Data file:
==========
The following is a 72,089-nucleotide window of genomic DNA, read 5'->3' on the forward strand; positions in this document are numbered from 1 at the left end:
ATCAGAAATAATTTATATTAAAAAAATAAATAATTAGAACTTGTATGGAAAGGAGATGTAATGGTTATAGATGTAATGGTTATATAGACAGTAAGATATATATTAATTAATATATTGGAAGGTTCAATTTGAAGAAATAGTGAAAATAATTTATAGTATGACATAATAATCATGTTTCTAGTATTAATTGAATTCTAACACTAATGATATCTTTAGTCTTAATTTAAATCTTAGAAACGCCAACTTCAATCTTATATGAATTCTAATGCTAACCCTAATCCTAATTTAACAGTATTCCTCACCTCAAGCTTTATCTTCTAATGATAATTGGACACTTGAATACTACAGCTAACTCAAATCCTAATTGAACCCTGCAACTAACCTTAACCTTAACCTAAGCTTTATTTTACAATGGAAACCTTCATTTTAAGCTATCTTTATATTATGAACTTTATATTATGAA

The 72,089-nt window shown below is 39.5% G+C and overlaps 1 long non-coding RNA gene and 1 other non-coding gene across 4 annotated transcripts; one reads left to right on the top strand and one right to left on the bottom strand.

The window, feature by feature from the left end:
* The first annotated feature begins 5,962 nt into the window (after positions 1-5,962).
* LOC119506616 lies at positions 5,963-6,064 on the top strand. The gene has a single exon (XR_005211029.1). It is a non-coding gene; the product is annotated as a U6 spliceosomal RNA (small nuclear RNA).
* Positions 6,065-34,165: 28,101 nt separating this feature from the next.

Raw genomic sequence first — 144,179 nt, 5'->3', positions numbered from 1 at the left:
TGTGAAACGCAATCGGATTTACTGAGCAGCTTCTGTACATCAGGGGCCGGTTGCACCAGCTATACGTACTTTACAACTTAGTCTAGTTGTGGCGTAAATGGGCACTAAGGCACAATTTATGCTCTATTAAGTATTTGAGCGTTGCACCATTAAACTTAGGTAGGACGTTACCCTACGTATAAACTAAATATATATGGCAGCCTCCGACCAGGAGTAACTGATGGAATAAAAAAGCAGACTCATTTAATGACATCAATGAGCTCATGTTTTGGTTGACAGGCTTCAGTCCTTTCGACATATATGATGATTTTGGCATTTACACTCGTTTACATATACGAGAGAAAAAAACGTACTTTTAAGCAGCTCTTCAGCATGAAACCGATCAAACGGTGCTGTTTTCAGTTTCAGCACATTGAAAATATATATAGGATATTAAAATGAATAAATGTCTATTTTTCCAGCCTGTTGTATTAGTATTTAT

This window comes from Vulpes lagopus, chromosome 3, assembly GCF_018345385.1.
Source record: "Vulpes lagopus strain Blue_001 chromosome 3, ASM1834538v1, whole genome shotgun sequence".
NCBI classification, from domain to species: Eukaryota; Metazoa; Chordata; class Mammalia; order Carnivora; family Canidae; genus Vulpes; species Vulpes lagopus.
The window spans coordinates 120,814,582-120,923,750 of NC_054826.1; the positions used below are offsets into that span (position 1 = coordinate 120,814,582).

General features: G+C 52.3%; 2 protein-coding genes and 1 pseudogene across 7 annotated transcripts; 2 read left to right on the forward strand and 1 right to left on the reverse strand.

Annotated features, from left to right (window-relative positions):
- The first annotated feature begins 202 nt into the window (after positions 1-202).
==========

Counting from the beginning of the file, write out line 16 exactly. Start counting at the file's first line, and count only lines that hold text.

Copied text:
- The first annotated feature begins 202 nt into the window (after positions 1-202).